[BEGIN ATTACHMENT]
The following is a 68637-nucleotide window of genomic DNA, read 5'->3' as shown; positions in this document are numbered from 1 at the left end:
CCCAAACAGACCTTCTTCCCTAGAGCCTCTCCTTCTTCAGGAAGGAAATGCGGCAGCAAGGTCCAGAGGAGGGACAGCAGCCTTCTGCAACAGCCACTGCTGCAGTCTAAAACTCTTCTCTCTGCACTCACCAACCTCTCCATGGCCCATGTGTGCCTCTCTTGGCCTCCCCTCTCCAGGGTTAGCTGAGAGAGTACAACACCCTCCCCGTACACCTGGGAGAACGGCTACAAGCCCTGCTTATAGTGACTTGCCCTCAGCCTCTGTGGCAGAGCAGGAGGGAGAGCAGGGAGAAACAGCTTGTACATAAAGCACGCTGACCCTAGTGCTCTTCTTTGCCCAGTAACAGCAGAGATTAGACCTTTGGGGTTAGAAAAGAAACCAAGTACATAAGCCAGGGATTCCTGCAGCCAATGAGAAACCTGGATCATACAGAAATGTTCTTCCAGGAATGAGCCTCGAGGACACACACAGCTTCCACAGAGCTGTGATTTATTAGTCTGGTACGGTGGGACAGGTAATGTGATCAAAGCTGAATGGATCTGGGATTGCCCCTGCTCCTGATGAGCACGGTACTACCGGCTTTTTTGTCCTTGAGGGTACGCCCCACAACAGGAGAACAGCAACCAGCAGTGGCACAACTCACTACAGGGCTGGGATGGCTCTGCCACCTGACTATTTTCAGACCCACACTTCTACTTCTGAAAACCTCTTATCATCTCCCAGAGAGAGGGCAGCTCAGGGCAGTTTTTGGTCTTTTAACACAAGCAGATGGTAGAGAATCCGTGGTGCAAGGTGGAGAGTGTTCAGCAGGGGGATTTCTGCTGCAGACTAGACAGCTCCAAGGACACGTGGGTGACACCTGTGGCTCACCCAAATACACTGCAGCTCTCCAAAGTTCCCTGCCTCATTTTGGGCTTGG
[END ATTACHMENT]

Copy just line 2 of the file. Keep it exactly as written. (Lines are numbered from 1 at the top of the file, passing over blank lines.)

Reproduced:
CCCAAACAGACCTTCTTCCCTAGAGCCTCTCCTTCTTCAGGAAGGAAATGCGGCAGCAAGGTCCAGAGGAGGGACAGCAGCCTTCTGCAACAGCCACTGCTGCAGTCTAAAACTCTTCTCTCTGCACTCACCAACCTCTCCATGGCCCATGTGTGCCTCTCTTGGCCTCCCCTCTCCAGGGTTAGCTGAGAGAGTACAACACCCTCCCCGTACACCTGGGAGAACGGCTACAAGCCCTGCTTATAGTGACTTGCCCTCAGCCTCTGTGGCAGAGCAGGAGGGAGAGCAGGGAGAAACAGCTTGTACATAAAGCACGCTGACCCTAGTGCTCTTCTTTGCCCAGTAACAGCAGAGATTAGACCTTTGGGGTTAGAAAAGAAACCAAGTACATAAGCCAGGGATTCCTGCAGCCAATGAGAAACCTGGATCATACAGAAATGTTCTTCCAGGAATGAGCCTCGAGGACACACACAGCTTCCACAGAGCTGTGATTTATTAGTCTGGTACGGTGGGACAGGTAATGTGATCAAAGCTGAATGGATCTGGGATTGCCCCTGCTCCTGATGAGCACGGTACTACCGGCTTTTTTGTCCTTGAGGGTACGCCCCACAACAGGAGAACAGCAACCAGCAGTGGCACAACTCACTACAGGGCTGGGATGGCTCTGCCACCTGACTATTTTCAGACCCACACTTCTACTTCTGAAAACCTCTTATCATCTCCCAGAGAGAGGGCAGCTCAGGGCAGTTTTTGGTCTTTTAACACAAGCAGATGGTAGAGAATCCGTGGTGCAAGGTGGAGAGTGTTCAGCAGGGGGATTTCTGCTGCAGACTAGACAGCTCCAAGGACACGTGGGTGACACCTGTGGCTCACCCAAATACACTGCAGCTCTCCAAAGTTCCCTGCCTCATTTTGGGCTTGG